On the Notion of 'Failure' in David Foster Wallace's Infinite Jest: A Consideration of Joelle van Dyne's Character and the Figure of St. Teresa of Avila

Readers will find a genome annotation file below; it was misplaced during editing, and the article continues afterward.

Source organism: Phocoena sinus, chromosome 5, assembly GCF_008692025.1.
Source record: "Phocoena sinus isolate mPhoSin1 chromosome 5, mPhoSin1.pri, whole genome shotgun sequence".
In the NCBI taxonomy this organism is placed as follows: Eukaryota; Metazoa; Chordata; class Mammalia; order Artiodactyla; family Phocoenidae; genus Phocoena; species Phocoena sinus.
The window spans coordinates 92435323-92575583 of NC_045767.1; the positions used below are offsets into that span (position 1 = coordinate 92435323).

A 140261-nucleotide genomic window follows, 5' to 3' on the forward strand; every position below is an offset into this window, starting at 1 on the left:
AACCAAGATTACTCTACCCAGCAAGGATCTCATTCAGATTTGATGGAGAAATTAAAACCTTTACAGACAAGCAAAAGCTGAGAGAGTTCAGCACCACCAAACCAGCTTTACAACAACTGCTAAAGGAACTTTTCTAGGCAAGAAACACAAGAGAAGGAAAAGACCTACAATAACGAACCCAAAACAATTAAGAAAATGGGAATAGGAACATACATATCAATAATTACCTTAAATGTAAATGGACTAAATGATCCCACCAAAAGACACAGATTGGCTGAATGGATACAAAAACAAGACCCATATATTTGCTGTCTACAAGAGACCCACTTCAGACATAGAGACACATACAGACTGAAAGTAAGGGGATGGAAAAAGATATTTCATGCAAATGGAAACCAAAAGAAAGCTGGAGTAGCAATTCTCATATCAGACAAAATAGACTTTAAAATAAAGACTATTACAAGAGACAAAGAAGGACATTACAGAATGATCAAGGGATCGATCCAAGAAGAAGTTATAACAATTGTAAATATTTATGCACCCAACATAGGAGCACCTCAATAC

David Foster Wallace's magnum opus, Infinite Jest, celebrated its 20th anniversary of publication in 2016. Yet in spite of two decades of critical analysis little attention is given to the female characters within. Delfino (2008) cites 'one or two strong [female] characters that cannot help but influence the male protagonists in the novel', without expanding upon this, whilst Freudenthal (2010) speaks of Wallace's female characters as having a 'political clout [that] goes no further than their domestic spheres'. Such failure on the part of critics leads to an incomplete consideration of Wallace's text. This paper sets about redressing the balance through a reading of Joelle van Dyne's character and Wallace's use of the veil, and the link that this has with an historical figure known for her donning of the veil: St. Teresa of Avila. Clare Hayes-Brady's recent work (2016) on 'failures' in Wallace's work will be used as a tool with which to analyse Joelle's/St. Teresa's inclusion in the text, and it will be argued that the issue of veiling, a practice that Hirschmann (1998) views as 'Other to most Westerners', helps to reveal the extent to which Wallace's female characters have indeed been overlooked by critics. In doing so, a new consideration of Wallace's texts may emerge.